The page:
This exploratory study investigates how nine London-based civil engineers have enacted ‘global responsibility’ and how their efforts involve ethics and professionalism. The study assesses moral philosophies related to ethics, as well as professional engineering bodies’ visions, accreditation standards, and requirements for continuing professional development. Regarding ethics, the study questions where the line falls between what an engineer ‘must do’ and what ‘would be good to do’. Although the term ethics did not spring to mind when participants were asked about making decisions related to global responsibility, participants’ concern for protecting the environment and making life better for people did, nonetheless, demonstrate clear ethical concern. Participants found means and mandates for protecting the health and safety of construction workers to be clearer than those for protecting society and the natural environment. Specific paths for reporting observed ethical infringements were not always clear. As such, analyses suggest that today’s shared sense of professional duty and obligation may be too limited to achieve goals set by engineering professional bodies and the United Nations. Moreover, although professional and educational accreditation standards have traditionally embedded ethics within sustainability, interviews indicate sustainability is a construct embedded within ethics.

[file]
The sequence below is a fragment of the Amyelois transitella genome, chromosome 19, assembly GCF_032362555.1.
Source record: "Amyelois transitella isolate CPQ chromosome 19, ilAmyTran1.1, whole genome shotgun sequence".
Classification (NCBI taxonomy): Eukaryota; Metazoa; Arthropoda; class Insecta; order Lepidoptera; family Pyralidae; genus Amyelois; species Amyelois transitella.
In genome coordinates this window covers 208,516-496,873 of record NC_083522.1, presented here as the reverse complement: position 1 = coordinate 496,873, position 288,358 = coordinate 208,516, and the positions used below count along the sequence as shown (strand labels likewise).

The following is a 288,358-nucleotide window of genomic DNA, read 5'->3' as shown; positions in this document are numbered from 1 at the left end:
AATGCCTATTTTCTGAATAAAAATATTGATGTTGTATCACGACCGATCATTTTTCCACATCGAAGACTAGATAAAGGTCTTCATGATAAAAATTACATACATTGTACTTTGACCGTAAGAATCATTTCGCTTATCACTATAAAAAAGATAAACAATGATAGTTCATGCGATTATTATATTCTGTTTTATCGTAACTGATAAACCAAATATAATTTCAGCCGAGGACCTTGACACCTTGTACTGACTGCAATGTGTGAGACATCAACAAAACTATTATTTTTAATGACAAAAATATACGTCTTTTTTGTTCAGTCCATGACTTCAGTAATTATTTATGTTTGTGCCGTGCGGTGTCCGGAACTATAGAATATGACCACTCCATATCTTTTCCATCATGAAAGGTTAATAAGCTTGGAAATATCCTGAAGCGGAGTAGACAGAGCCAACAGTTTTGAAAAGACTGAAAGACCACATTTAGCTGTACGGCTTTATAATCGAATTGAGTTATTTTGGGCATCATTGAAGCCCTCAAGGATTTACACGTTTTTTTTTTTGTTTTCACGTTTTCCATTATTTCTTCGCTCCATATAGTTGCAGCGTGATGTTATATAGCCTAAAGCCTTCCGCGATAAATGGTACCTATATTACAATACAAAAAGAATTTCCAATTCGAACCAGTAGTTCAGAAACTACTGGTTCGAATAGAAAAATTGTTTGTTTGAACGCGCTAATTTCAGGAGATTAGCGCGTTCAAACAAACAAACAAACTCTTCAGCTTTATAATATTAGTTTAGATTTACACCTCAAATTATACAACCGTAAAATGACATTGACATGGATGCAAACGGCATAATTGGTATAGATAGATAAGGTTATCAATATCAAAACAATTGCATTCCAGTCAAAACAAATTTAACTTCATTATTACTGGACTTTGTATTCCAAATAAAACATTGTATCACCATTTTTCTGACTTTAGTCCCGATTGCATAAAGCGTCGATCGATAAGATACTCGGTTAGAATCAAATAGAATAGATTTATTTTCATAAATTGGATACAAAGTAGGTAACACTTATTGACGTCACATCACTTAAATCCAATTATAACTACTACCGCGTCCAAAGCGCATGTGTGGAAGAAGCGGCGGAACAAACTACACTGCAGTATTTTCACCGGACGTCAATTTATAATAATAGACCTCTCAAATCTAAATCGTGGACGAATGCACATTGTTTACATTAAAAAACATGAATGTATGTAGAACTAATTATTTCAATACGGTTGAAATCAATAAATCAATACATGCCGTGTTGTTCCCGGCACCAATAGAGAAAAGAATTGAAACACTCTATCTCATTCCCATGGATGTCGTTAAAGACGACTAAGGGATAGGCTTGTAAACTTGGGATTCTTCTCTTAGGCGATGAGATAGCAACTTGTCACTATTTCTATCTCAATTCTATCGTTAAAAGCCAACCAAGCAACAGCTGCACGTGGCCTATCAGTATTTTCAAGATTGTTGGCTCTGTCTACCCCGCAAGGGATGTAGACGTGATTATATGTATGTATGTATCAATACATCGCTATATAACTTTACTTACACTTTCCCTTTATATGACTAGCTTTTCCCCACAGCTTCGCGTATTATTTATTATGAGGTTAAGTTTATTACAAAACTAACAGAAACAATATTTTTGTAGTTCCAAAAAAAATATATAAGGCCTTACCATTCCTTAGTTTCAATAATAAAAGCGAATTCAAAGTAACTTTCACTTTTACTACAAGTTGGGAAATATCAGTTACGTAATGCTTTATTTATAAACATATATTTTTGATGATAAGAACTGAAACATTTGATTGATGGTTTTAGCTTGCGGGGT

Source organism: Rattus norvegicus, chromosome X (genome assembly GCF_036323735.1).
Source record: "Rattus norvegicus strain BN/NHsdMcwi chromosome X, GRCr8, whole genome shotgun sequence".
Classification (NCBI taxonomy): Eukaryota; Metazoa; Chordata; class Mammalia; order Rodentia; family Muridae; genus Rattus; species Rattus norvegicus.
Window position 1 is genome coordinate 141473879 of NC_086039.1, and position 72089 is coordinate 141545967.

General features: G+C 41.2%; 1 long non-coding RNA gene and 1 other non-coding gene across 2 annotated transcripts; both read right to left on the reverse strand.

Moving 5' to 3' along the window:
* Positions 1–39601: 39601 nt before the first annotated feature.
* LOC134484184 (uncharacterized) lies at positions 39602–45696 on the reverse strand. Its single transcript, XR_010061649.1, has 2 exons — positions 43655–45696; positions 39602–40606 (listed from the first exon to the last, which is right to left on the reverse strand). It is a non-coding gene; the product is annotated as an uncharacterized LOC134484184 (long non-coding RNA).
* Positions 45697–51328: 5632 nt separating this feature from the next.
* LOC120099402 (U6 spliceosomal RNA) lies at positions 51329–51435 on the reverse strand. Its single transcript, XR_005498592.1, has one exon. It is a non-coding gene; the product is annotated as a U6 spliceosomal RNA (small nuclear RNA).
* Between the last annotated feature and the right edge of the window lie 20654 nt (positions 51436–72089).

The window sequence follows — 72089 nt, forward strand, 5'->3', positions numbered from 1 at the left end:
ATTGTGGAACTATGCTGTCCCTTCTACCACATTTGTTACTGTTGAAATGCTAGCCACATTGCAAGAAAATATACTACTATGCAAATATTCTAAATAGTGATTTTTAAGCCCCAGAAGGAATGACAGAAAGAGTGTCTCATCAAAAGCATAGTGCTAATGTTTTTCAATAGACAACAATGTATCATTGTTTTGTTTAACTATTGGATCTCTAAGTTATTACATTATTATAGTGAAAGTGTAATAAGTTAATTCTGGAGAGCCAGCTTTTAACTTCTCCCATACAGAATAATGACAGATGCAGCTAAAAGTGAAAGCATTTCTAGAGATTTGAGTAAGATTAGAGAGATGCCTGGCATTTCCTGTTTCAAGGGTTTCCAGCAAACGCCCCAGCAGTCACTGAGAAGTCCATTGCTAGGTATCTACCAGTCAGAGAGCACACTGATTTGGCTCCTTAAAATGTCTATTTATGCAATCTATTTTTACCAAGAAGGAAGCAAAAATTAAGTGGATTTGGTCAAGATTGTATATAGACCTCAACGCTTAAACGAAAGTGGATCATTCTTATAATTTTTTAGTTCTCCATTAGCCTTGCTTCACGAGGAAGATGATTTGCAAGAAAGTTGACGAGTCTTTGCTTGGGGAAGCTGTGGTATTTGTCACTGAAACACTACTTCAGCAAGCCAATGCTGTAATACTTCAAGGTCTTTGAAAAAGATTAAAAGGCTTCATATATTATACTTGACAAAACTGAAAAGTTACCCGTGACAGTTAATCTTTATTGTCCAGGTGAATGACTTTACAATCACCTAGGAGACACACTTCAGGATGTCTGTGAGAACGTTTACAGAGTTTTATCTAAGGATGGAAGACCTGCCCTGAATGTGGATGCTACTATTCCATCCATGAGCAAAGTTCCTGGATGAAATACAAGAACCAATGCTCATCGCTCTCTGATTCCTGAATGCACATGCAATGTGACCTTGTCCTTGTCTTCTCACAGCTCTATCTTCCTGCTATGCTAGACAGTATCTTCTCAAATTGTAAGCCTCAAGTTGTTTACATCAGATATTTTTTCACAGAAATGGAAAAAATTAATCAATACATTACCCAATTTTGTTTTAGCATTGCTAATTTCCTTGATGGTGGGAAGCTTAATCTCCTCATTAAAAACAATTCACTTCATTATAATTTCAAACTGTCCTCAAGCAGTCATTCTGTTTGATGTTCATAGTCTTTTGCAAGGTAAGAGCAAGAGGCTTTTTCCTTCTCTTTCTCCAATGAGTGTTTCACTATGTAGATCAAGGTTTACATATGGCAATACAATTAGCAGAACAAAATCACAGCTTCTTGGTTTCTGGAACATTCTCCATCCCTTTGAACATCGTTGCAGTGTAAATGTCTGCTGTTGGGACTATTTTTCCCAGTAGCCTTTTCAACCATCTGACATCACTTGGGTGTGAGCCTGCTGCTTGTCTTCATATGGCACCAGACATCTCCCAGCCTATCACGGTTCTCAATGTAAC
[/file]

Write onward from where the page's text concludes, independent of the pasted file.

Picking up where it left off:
I want to wholeheartedly thank the research participants and the co-authors who stuck by my side and helped see this project to fruition. It was great to have an ethicist on board in authoring this paper, Dr. Rob Lawlor. It has been a joy to work with him, and with Dr. Inês Direito and Professor John Mitchell, throughout this project. We also enjoyed a helpful and astute advisory panel comprised of Professor Nick Tyler, Jon Pritchard, Dr. Rob Lawlor, and Katie Cresswell-Maynard. The study was supported financially by a Marie Sklodowska-Curie Actions fellowship from the European Union (H2020-MSCA-IF-2016, Project 747069, DesignEng), with additional support provided to Engineers without Borders UK by the Royal Academy of Engineers.